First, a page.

Marcel’s favourite writers include Samuel Beckett, Harold Pinter, and Lally Katz.
Marcel says, “I am most looking forward to being around like-minded people who have a desire to create contemporary and relevant work. I also love the idea of being able to meet professional writers and learn more about the industry.”
Nicholas TanNicholas Tan is currently in the second year of his PhD course at the School of Humanities, University of Western Australia. He also works at the local library every second Saturday, which gives him plenty of time to try out other creative pursuits. Although he participated in monologue performances and public speaking activities in high school, he has never taken a formal drama or creative writing course.
He is looking forward to attend The National Studio, where he will learn new skills and develop his interests further. He is also excited to meet and collaborate with the mentors and other participants.
Sharni McDermottSharni McDermott is an actor, singer and dancer with an Advanced Diploma of Performing Arts (Acting) ACPA – 2010. Her credits include Parramatta Girls (2014) The Maids (2011), Stolen (2011), The Rock (2010), Soul Music (2010), Miracles in Brisbane (2009) and Equus (2006). For ACPA Sharni performed lead roles in several productions directed by Leah Purcell including: Low (2010); X-Stacy (2009); Q150 and Long Before (2009); A Midsummer Nights Dreamtime (2008) and Reflections (2008). Sharni sang the National Anthem for opening of the 2011 Indigenous All Stars football match, as well as being a lead singer at the National NAIDOC Ball and The Opening Ceremony of the Brisbane Festival in 2009. She performed as a singer at both The Deadly Awards and the Brisbane Festival in 2008.
Sharni has also travelled extensively throughout Indigenous communities in Cape York in Queensland and the Northern Territory working for both AFL and the Music Outback Foundation to facilitate Theatre and performance workshops with young people. She has also worked with ATYP (Australian Theatre for Young People) on their Djurali Program.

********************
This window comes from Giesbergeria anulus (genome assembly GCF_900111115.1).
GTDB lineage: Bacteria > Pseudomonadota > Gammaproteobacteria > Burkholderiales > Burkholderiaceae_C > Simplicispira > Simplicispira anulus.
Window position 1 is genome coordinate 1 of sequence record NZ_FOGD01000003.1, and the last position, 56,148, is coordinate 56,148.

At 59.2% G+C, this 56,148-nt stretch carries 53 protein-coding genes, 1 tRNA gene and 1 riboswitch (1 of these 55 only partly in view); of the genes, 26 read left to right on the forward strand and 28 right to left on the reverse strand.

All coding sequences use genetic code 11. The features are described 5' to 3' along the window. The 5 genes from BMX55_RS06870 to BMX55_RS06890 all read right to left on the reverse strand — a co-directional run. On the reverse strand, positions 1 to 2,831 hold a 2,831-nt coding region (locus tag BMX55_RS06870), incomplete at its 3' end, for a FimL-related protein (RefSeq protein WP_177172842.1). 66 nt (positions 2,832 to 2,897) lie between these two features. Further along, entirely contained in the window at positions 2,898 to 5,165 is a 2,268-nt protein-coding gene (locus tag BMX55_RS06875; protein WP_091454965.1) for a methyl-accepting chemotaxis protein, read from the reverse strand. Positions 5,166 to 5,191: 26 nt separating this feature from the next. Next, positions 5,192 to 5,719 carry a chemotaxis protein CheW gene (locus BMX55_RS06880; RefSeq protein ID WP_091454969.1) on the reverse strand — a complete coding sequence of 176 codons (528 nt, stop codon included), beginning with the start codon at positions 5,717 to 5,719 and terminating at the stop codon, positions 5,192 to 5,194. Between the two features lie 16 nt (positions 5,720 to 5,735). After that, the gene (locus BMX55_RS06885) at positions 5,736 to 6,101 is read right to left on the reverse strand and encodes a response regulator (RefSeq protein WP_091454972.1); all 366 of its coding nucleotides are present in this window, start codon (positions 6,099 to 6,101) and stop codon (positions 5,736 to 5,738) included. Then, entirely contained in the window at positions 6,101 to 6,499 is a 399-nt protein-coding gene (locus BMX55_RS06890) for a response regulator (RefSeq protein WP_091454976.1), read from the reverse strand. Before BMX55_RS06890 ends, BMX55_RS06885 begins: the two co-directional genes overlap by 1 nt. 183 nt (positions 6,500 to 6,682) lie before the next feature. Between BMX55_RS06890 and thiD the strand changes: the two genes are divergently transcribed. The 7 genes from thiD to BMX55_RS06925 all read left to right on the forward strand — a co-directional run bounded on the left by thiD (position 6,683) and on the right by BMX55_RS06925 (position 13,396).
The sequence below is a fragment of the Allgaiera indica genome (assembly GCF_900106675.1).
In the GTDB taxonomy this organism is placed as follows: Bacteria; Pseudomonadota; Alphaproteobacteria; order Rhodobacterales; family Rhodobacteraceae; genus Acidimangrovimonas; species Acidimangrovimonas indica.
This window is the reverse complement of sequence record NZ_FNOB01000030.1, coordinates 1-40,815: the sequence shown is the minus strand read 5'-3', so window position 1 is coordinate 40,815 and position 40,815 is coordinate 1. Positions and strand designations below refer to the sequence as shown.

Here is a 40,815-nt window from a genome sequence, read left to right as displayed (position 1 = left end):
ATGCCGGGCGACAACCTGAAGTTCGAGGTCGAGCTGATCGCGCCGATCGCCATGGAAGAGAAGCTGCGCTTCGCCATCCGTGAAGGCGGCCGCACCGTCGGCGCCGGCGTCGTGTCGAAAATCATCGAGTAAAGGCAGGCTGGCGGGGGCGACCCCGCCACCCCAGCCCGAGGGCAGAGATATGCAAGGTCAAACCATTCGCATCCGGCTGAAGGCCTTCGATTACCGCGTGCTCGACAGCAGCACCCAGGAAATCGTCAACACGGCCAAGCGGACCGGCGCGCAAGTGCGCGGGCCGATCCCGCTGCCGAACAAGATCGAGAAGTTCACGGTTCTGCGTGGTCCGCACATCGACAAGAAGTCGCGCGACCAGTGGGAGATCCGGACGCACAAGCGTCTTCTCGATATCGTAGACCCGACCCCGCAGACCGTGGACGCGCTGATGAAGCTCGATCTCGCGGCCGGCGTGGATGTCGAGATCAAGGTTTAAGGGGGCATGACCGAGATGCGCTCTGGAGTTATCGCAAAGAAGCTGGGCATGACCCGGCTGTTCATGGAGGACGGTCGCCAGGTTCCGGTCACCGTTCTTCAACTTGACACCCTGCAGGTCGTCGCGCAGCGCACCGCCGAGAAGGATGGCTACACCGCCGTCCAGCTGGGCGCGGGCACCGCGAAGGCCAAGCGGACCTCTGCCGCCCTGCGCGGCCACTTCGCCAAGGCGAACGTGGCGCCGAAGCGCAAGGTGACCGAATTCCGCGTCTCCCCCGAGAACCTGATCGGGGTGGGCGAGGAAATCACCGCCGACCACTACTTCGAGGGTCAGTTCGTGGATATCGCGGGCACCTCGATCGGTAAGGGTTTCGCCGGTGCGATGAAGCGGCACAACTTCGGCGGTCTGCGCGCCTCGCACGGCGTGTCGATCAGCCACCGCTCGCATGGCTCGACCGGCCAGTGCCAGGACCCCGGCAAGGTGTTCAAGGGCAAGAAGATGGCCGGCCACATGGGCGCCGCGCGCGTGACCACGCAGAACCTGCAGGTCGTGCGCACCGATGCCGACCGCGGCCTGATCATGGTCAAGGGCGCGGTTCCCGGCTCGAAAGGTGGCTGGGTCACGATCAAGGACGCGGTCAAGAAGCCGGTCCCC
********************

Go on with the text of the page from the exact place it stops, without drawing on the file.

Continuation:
Sharni says, “One of the main reasons I’m excited about National Studio is because I really like the idea of being in the room with a bunch of other young writers. I think what scares me about writing is that it can seem quite lonely. So to be able to share the experience with a bunch of like-minded people I think will be really great.”
Stephanie KingStephanie King is a writer and performer from Sydney. As a writer, she graduated from UTS with a Bachelor of Communications (Writing & Cultural Studies), edited the anthology, The Life You Chose and That Chose You, created a mini-series for South Korean Tourism, writes arts criticism, and is now juggling co-writing a feature film with director Joseph Sims-Dennett with her freelance work. Acting credits include films Teenage Kicks (Craig Boreham), Showboy (Sam Leighton-Dore) and Observance (Joseph Sims-Dennett), ABC’s Miss Fisher’s Murder Mysteries, and for stage, Dr Who (BBC), The Lightbox (Unhappen), Beautiful Thing (Burley Theatre), Morph (Verge Festival) and Animal Farm (ATYP). She plans to return to university to complete her thesis.
Stephanie says: “The National Studio is something I’ve long had spiritually dog-earred among ever-multiplying Firefox tabs. Its mirage hovers: this fab grad-camp where wordy peers skip town to exorcise a piece in a delicious part of the world with O-Two, Arthur Boyd, Jane Bodie and wombats. But NS has fast, very fast become so much more than the uberbootcamp, showcasing little toddler wordsmiths to the national youth theatre body, and, potentially, the Sydney audience, the Australian audience, and even the post-nation digidience! I am word-mad, but criminal in habit. Finally I pinned myself to the wall, handcuffed and threw ATYP the key which—thankyouthankyouthankyou—it caught. Apply heat, boil, simmer, reduce!”
Tahlee FeredayTahlee Fereday is a young emerging actor and comedian in the Northern Territory. Tahlee’s writing experience includes texting her friends, entertaining Facebook statuses and scripting and producing her own breakfast show “The Breakfast Show With Tahlee” on Darwin’s local radio station Larrakia Radio.
Tahlee is new to writing for performance but hopes that the Australian Theatre For Young People’s National Studio will give her an insight to the craft and the opportunity to learn, share and be inspired by other writers around Australia.
Amanda YeoAmanda is a BA Communication/B Laws graduate, a SWEATSHOP: Western Sydney Literacy Movement writer, and a pop culture enthusiast. Her first play won its Wildcard division at Short and Sweet when she was 16. Since then she has performed her work at 2012 Sydney Writer’s Festival event Moving People, Bankstown’s 2011 Youth Week event Own It!, and on FBI Radio’s All the Best segment. She has been published in the UTS Writers’ Anthology 2011: The Life You Chose and that Chose You, Westside New Series Vol 2: On Western Sydney, and Stories of Sydney, and spoke at the launch of the Australia Council for the Arts’ Disability Action Plan for 2014-16. She attended the National Studio in 2012 and her monologue ‘Red Panda’ was performed as part of ATYP’s Fresh Ink Out of Place showcase.